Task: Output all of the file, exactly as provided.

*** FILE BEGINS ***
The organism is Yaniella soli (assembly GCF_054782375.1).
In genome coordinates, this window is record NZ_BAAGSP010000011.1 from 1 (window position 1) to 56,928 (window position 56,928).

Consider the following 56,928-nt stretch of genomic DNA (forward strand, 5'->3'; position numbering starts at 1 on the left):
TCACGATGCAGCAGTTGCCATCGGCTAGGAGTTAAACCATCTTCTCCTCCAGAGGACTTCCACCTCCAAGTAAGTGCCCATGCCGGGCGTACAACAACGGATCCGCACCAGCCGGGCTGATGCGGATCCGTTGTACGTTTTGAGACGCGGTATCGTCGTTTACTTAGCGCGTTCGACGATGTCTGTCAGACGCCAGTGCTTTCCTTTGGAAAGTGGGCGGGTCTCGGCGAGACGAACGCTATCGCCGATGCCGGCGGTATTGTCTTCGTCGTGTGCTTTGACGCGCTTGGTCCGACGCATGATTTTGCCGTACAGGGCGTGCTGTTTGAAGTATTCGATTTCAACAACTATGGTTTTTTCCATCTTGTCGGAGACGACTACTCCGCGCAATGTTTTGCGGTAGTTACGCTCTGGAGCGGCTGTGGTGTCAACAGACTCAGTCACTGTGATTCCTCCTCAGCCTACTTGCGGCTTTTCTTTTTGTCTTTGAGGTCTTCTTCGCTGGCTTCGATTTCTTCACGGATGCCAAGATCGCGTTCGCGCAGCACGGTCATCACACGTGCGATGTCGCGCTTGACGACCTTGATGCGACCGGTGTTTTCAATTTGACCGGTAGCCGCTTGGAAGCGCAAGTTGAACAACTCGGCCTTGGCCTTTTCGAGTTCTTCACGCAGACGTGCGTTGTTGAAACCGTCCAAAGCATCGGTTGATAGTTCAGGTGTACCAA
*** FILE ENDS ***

The organism is Yaniella soli (assembly GCF_054782375.1).
In genome coordinates, this window is record NZ_BAAGSP010000011.1 from 1 (window position 1) to 56,928 (window position 56,928).

Consider the following 56,928-nt stretch of genomic DNA (forward strand, 5'->3'; position numbering starts at 1 on the left):
TCACGATGCAGCAGTTGCCATCGGCTAGGAGTTAAACCATCTTCTCCTCCAGAGGACTTCCACCTCCAAGTAAGTGCCCATGCCGGGCGTACAACAACGGATCCGCACCAGCCGGGCTGATGCGGATCCGTTGTACGTTTTGAGACGCGGTATCGTCGTTTACTTAGCGCGTTCGACGATGTCTGTCAGACGCCAGTGCTTTCCTTTGGAAAGTGGGCGGGTCTCGGCGAGACGAACGCTATCGCCGATGCCGGCGGTATTGTCTTCGTCGTGTGCTTTGACGCGCTTGGTCCGACGCATGATTTTGCCGTACAGGGCGTGCTGTTTGAAGTATTCGATTTCAACAACTATGGTTTTTTCCATCTTGTCGGAGACGACTACTCCGCGCAATGTTTTGCGGTAGTTACGCTCTGGAGCGGCTGTGGTGTCAACAGACTCAGTCACTGTGATTCCTCCTCAGCCTACTTGCGGCTTTTCTTTTTGTCTTTGAGGTCTTCTTCGCTGGCTTCGATTTCTTCACGGATGCCAAGATCGCGTTCGCGCAGCACGGTCATCACACGTGCGATGTCGCGCTTGACGACCTTGATGCGACCGGTGTTTTCAATTTGACCGGTAGCCGCTTGGAAGCGCAAGTTGAACAACTCGGCCTTGGCCTTTTCGAGTTCTTCACGCAGACGTGCGTTGTTGAAACCGTCCAAAGCATCGGTTGATAGTTCAGGTGTACCAA